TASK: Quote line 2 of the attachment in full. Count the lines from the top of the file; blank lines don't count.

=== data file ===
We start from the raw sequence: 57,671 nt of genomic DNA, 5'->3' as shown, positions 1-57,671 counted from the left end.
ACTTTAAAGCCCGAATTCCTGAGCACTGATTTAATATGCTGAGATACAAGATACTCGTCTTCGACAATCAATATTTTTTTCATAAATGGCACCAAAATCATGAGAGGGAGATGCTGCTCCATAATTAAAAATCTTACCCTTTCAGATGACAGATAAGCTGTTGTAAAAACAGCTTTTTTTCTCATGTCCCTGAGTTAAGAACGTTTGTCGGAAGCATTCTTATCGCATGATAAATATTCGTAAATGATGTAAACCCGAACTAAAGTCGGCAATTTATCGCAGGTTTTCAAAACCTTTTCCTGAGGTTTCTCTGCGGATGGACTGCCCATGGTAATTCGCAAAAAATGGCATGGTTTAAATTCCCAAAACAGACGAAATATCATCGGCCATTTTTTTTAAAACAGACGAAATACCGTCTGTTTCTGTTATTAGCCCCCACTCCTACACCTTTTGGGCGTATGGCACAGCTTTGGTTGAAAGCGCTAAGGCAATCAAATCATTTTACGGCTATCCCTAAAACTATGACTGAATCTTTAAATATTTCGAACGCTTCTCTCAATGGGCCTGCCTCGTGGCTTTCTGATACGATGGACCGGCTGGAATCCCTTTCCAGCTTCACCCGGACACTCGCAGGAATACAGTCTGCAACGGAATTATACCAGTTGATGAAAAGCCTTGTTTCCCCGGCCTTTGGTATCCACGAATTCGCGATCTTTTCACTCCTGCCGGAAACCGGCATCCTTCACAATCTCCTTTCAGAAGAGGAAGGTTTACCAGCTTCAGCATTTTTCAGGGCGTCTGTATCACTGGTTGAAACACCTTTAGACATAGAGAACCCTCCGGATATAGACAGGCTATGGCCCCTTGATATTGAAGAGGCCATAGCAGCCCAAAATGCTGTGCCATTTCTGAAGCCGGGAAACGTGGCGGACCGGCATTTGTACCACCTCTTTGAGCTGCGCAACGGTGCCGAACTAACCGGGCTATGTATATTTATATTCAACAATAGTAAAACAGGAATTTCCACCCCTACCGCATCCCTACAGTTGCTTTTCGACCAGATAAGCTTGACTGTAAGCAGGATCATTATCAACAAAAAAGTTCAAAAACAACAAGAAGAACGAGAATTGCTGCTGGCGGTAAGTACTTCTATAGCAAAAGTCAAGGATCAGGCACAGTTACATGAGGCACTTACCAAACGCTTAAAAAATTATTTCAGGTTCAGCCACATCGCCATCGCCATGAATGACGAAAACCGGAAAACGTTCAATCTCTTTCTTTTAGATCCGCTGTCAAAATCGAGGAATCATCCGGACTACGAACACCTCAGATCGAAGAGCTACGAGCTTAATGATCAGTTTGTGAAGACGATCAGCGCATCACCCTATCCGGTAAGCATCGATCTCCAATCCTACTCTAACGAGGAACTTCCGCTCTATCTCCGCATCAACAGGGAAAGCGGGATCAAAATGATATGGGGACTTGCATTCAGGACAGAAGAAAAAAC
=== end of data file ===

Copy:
ACTTTAAAGCCCGAATTCCTGAGCACTGATTTAATATGCTGAGATACAAGATACTCGTCTTCGACAATCAATATTTTTTTCATAAATGGCACCAAAATCATGAGAGGGAGATGCTGCTCCATAATTAAAAATCTTACCCTTTCAGATGACAGATAAGCTGTTGTAAAAACAGCTTTTTTTCTCATGTCCCTGAGTTAAGAACGTTTGTCGGAAGCATTCTTATCGCATGATAAATATTCGTAAATGATGTAAACCCGAACTAAAGTCGGCAATTTATCGCAGGTTTTCAAAACCTTTTCCTGAGGTTTCTCTGCGGATGGACTGCCCATGGTAATTCGCAAAAAATGGCATGGTTTAAATTCCCAAAACAGACGAAATATCATCGGCCATTTTTTTTAAAACAGACGAAATACCGTCTGTTTCTGTTATTAGCCCCCACTCCTACACCTTTTGGGCGTATGGCACAGCTTTGGTTGAAAGCGCTAAGGCAATCAAATCATTTTACGGCTATCCCTAAAACTATGACTGAATCTTTAAATATTTCGAACGCTTCTCTCAATGGGCCTGCCTCGTGGCTTTCTGATACGATGGACCGGCTGGAATCCCTTTCCAGCTTCACCCGGACACTCGCAGGAATACAGTCTGCAACGGAATTATACCAGTTGATGAAAAGCCTTGTTTCCCCGGCCTTTGGTATCCACGAATTCGCGATCTTTTCACTCCTGCCGGAAACCGGCATCCTTCACAATCTCCTTTCAGAAGAGGAAGGTTTACCAGCTTCAGCATTTTTCAGGGCGTCTGTATCACTGGTTGAAACACCTTTAGACATAGAGAACCCTCCGGATATAGACAGGCTATGGCCCCTTGATATTGAAGAGGCCATAGCAGCCCAAAATGCTGTGCCATTTCTGAAGCCGGGAAACGTGGCGGACCGGCATTTGTACCACCTCTTTGAGCTGCGCAACGGTGCCGAACTAACCGGGCTATGTATATTTATATTCAACAATAGTAAAACAGGAATTTCCACCCCTACCGCATCCCTACAGTTGCTTTTCGACCAGATAAGCTTGACTGTAAGCAGGATCATTATCAACAAAAAAGTTCAAAAACAACAAGAAGAACGAGAATTGCTGCTGGCGGTAAGTACTTCTATAGCAAAAGTCAAGGATCAGGCACAGTTACATGAGGCACTTACCAAACGCTTAAAAAATTATTTCAGGTTCAGCCACATCGCCATCGCCATGAATGACGAAAACCGGAAAACGTTCAATCTCTTTCTTTTAGATCCGCTGTCAAAATCGAGGAATCATCCGGACTACGAACACCTCAGATCGAAGAGCTACGAGCTTAATGATCAGTTTGTGAAGACGATCAGCGCATCACCCTATCCGGTAAGCATCGATCTCCAATCCTACTCTAACGAGGAACTTCCGCTCTATCTCCGCATCAACAGGGAAAGCGGGATCAAAATGATATGGGGACTTGCATTCAGGACAGAAGAAAAAAC